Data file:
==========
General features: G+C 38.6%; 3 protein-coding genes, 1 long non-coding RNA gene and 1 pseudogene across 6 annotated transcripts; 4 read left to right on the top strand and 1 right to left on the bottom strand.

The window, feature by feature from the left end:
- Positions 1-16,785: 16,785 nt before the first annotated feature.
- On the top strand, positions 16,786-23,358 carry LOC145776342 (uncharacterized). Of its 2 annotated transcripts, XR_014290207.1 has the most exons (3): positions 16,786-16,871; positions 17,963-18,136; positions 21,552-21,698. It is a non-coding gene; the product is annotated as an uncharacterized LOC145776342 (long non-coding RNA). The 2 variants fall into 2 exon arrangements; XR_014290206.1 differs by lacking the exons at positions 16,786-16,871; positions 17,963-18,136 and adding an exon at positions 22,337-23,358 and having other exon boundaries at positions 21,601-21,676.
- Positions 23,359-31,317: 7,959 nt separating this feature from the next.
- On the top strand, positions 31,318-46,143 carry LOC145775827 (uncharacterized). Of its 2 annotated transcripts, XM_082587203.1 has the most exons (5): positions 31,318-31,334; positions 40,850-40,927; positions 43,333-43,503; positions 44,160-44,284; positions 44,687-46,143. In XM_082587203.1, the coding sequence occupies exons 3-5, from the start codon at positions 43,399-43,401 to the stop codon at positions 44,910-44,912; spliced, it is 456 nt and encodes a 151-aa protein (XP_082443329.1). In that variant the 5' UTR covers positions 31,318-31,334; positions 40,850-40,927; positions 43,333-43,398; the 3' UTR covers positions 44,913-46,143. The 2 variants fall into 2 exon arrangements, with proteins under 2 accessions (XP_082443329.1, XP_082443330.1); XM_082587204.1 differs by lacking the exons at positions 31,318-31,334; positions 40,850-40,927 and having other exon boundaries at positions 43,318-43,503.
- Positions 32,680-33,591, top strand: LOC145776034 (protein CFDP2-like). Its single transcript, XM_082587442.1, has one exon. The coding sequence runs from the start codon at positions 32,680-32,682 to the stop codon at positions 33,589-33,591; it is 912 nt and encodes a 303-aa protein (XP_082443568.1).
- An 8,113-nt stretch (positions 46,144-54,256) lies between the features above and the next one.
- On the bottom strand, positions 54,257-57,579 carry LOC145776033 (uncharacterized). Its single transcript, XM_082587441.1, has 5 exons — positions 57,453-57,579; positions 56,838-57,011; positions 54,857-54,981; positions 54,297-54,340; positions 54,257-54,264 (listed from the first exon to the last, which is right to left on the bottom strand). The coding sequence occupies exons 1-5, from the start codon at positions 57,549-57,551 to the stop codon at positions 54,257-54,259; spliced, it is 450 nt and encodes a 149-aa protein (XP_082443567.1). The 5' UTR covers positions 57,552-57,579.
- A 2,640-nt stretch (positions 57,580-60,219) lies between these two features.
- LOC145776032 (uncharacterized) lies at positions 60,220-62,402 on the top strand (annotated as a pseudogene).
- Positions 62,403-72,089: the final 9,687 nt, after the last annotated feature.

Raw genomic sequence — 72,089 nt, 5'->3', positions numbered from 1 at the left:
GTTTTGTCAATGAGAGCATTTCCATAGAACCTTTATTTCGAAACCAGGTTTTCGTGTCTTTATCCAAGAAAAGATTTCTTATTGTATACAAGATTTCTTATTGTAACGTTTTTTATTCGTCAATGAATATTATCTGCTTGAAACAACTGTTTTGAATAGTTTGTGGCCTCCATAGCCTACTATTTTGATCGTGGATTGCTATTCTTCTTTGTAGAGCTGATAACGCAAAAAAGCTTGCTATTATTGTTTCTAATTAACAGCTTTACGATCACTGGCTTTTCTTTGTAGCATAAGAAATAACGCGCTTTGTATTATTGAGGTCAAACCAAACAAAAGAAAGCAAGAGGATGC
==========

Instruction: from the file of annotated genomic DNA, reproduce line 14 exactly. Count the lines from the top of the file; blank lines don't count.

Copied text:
GTTTTGTCAATGAGAGCATTTCCATAGAACCTTTATTTCGAAACCAGGTTTTCGTGTCTTTATCCAAGAAAAGATTTCTTATTGTATACAAGATTTCTTATTGTAACGTTTTTTATTCGTCAATGAATATTATCTGCTTGAAACAACTGTTTTGAATAGTTTGTGGCCTCCATAGCCTACTATTTTGATCGTGGATTGCTATTCTTCTTTGTAGAGCTGATAACGCAAAAAAGCTTGCTATTATTGTTTCTAATTAACAGCTTTACGATCACTGGCTTTTCTTTGTAGCATAAGAAATAACGCGCTTTGTATTATTGAGGTCAAACCAAACAAAAGAAAGCAAGAGGATGC